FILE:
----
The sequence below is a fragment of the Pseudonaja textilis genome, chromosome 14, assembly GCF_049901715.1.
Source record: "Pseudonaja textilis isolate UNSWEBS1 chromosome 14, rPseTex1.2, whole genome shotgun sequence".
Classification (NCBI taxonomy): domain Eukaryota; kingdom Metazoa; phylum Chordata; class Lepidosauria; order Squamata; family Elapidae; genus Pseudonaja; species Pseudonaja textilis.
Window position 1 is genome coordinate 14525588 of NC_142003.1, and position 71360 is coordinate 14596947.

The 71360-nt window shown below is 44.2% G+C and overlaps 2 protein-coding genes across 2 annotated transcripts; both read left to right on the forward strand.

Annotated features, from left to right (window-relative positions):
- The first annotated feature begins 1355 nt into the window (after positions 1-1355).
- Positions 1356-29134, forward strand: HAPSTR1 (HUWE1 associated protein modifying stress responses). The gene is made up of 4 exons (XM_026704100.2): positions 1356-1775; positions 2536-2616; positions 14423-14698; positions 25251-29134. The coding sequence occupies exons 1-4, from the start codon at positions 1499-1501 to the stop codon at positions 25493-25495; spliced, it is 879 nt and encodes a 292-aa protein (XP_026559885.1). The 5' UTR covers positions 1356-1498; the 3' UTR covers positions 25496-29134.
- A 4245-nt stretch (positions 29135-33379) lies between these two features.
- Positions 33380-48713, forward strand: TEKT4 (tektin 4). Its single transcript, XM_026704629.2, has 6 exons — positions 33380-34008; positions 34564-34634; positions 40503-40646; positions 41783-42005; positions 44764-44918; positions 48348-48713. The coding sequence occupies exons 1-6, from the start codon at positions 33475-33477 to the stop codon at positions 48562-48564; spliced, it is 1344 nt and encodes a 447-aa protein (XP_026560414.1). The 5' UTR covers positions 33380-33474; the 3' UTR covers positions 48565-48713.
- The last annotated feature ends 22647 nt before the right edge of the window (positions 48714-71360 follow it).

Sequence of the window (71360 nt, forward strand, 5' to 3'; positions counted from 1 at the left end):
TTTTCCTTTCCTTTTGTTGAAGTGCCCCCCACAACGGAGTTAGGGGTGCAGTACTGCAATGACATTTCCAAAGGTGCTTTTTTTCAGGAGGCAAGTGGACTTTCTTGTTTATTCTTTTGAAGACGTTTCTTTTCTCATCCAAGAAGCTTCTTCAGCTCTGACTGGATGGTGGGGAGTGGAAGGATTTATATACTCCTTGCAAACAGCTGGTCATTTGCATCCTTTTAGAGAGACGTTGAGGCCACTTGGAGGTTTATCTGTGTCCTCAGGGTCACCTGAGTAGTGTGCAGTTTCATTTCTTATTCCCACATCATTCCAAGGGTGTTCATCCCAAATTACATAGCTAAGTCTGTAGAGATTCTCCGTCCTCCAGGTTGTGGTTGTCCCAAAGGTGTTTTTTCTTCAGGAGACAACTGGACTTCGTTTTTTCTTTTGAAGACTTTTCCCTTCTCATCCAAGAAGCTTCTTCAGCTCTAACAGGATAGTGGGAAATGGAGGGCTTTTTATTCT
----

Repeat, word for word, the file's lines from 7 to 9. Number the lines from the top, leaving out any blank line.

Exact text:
- The first annotated feature begins 1355 nt into the window (after positions 1-1355).
- Positions 1356-29134, forward strand: HAPSTR1 (HUWE1 associated protein modifying stress responses). The gene is made up of 4 exons (XM_026704100.2): positions 1356-1775; positions 2536-2616; positions 14423-14698; positions 25251-29134. The coding sequence occupies exons 1-4, from the start codon at positions 1499-1501 to the stop codon at positions 25493-25495; spliced, it is 879 nt and encodes a 292-aa protein (XP_026559885.1). The 5' UTR covers positions 1356-1498; the 3' UTR covers positions 25496-29134.
- A 4245-nt stretch (positions 29135-33379) lies between these two features.